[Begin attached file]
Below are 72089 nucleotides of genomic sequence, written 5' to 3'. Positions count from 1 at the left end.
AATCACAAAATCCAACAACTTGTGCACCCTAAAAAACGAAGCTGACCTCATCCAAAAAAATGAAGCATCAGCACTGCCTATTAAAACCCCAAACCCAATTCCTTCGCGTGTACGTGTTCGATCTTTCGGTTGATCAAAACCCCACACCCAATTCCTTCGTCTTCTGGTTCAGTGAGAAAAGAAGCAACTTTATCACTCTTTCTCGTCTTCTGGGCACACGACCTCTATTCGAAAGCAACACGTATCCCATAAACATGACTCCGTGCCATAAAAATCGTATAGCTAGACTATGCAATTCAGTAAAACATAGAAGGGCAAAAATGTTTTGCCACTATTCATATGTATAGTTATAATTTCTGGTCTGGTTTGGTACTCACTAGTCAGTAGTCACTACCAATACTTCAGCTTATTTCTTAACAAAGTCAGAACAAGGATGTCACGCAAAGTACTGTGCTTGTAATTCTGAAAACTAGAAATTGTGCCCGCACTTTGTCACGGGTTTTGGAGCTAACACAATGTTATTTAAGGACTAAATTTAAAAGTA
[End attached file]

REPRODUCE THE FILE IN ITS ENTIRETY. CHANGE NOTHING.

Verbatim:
Below are 72089 nucleotides of genomic sequence, written 5' to 3'. Positions count from 1 at the left end.
AATCACAAAATCCAACAACTTGTGCACCCTAAAAAACGAAGCTGACCTCATCCAAAAAAATGAAGCATCAGCACTGCCTATTAAAACCCCAAACCCAATTCCTTCGCGTGTACGTGTTCGATCTTTCGGTTGATCAAAACCCCACACCCAATTCCTTCGTCTTCTGGTTCAGTGAGAAAAGAAGCAACTTTATCACTCTTTCTCGTCTTCTGGGCACACGACCTCTATTCGAAAGCAACACGTATCCCATAAACATGACTCCGTGCCATAAAAATCGTATAGCTAGACTATGCAATTCAGTAAAACATAGAAGGGCAAAAATGTTTTGCCACTATTCATATGTATAGTTATAATTTCTGGTCTGGTTTGGTACTCACTAGTCAGTAGTCACTACCAATACTTCAGCTTATTTCTTAACAAAGTCAGAACAAGGATGTCACGCAAAGTACTGTGCTTGTAATTCTGAAAACTAGAAATTGTGCCCGCACTTTGTCACGGGTTTTGGAGCTAACACAATGTTATTTAAGGACTAAATTTAAAAGTA